Own the First Chicago Home of Al Capone — Escape Route Not Included

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caponeIt was his first home in Chicago, and his mother lived there until her death, and in 2019, you could own a slice of Al Capone history for practically a song.

“I came to Chicago with $40 in my pocket,” Alphonse Gabriel Capone said once, and not long after that he began working for mobster Johnny Torrio. Not long after that, he and his family moved into the six bedroom, two apartment Park Manor home located at 7244 South Prairie Ave.

“This was the Chicago home of Al Capone and Family. Al Capone and family began to move into the place on August 8,1923,” explained listing agent Ryan Smith with Re/Max Properties. “The ownership was under Mae and Theresa Capone.”

The home was built by its original owners in 1914 for $5,000, the site myalcaponemuseum.com said. When Capone purchased it, he put it in the name of his wife, Mae, and his mother, Theresa.

As his dubious career attracted more danger to the family — and as he got busier, Capone rarely lived in the home. It’s been rumored he had a tunnel from the home to the detached garage to facilitate a quick getaway, but if it existed, it’s long since been filled in.

He died in January 1947, and by November of that year, ownership had been transferred to his sister, Mafalda Maritote. Theresa died in the home in 1952, and Mafalda sold the home in 1953, and it has passed through a few owners hands since then.

Nowadays, the home has two spacious apartments, and while the home needs a few updates, for a list price of $109,900, you can easily afford to renovate both units.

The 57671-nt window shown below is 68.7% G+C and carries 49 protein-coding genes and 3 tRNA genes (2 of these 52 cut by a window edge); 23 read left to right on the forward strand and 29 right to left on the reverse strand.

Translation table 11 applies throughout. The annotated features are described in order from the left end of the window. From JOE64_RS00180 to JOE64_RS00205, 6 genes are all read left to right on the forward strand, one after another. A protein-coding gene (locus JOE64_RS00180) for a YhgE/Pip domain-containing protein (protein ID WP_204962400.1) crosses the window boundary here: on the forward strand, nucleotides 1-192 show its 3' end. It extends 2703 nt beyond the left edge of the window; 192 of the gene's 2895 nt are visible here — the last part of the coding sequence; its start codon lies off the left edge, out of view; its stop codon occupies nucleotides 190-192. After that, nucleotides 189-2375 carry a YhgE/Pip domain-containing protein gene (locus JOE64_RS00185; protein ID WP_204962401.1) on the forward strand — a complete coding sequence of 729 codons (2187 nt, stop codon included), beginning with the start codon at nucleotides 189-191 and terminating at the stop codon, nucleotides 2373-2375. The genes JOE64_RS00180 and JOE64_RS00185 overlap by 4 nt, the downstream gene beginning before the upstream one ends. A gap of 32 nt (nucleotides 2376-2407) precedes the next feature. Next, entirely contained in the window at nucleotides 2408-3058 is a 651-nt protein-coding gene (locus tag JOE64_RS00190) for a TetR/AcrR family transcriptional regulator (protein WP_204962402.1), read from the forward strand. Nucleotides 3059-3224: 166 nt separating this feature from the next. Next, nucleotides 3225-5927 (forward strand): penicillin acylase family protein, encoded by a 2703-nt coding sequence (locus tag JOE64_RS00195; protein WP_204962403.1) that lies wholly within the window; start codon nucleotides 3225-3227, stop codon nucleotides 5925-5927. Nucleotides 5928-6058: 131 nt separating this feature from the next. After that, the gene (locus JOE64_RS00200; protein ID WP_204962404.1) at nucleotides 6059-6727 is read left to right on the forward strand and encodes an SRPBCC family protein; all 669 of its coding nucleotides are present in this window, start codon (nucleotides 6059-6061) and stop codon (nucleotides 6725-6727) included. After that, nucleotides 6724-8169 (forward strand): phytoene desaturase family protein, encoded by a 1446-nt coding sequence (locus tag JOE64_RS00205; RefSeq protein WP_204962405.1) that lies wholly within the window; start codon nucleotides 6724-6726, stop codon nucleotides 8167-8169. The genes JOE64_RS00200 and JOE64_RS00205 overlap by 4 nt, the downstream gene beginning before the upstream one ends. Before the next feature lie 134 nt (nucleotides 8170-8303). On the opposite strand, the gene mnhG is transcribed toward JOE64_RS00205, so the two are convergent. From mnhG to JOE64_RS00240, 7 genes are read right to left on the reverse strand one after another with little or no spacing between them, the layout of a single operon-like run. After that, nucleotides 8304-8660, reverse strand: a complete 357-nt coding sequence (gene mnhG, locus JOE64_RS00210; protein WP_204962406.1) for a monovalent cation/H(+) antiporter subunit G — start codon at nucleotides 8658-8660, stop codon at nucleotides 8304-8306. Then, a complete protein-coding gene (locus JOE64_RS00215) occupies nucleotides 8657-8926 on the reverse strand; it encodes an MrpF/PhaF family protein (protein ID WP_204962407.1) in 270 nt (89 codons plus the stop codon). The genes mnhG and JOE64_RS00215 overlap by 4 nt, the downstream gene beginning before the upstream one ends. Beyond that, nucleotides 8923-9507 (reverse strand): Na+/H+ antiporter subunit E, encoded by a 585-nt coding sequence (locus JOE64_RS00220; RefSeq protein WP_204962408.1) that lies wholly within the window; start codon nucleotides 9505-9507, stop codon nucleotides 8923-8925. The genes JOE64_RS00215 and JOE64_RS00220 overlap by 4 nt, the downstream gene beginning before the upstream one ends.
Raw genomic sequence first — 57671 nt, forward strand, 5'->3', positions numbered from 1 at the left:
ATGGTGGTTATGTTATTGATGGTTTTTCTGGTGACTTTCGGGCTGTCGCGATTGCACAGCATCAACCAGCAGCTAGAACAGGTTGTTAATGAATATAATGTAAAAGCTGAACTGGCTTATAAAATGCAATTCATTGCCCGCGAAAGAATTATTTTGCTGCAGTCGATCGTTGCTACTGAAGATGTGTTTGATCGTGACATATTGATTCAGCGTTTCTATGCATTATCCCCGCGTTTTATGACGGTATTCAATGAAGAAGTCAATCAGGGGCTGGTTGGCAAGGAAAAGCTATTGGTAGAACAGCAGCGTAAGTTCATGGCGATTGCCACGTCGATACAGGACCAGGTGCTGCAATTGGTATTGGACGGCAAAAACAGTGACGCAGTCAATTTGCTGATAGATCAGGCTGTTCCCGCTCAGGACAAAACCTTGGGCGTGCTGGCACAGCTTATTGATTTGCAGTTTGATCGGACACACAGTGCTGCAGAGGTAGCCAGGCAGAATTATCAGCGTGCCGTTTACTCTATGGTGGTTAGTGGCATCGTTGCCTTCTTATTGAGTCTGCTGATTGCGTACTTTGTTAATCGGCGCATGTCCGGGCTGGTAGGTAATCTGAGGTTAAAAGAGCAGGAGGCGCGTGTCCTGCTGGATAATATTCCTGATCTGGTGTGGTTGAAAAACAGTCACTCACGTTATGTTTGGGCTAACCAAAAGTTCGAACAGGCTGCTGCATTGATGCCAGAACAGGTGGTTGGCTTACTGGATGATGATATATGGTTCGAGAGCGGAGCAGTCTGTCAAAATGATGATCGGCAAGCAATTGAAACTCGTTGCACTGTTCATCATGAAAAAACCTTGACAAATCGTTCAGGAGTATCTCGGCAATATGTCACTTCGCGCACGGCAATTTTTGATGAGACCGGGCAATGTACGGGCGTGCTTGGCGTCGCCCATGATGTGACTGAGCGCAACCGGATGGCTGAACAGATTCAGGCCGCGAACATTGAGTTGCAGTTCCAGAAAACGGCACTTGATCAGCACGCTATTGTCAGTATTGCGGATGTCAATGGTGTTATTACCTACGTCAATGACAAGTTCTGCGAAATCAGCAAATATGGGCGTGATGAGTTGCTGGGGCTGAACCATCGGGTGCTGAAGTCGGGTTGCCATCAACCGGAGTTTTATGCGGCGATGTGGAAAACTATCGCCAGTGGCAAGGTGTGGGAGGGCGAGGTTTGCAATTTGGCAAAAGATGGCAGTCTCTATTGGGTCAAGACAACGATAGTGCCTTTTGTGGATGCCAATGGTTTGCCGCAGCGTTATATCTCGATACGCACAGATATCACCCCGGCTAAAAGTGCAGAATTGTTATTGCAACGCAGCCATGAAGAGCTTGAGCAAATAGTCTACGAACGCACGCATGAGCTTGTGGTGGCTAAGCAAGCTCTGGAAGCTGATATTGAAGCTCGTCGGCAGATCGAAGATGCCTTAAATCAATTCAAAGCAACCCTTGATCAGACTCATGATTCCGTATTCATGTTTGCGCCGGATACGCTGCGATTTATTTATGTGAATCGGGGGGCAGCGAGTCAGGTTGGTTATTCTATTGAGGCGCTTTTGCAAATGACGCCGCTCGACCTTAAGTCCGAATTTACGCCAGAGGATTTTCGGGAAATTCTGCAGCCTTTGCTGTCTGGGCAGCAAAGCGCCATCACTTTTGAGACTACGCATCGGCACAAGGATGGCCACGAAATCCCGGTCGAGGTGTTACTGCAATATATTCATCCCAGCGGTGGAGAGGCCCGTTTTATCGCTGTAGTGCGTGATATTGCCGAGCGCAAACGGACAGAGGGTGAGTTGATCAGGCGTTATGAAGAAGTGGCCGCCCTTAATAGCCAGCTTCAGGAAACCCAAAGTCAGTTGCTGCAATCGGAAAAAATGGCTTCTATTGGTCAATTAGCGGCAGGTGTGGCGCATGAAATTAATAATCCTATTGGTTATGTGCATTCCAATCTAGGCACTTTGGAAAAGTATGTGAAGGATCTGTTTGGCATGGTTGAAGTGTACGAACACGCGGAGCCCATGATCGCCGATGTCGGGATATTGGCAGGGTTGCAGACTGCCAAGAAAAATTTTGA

Want to see more? Head over to SecondShelters.com.


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Bethany Erickson

Bethany Erickson lives in a 1961 Fox and Jacobs home with her husband, a second-grader, and Conrad Bain the dog. If she won the lottery, she'd by an E. Faye Jones home. She's taken home a few awards for her writing, including a Gold award for Best Series at the 2018 National Association of Real Estate Editors journalism awards, a 2018 Hugh Aynesworth Award for Editorial Opinion from the Dallas Press Club, and a 2019 award from NAREE for a piece linking Medicaid expansion with housing insecurity. She is a member of the Online News Association, the Education Writers Association, the International Academy of Digital Arts and Sciences, and the Society of Professional Journalists. She doesn't like lima beans or the word moist.

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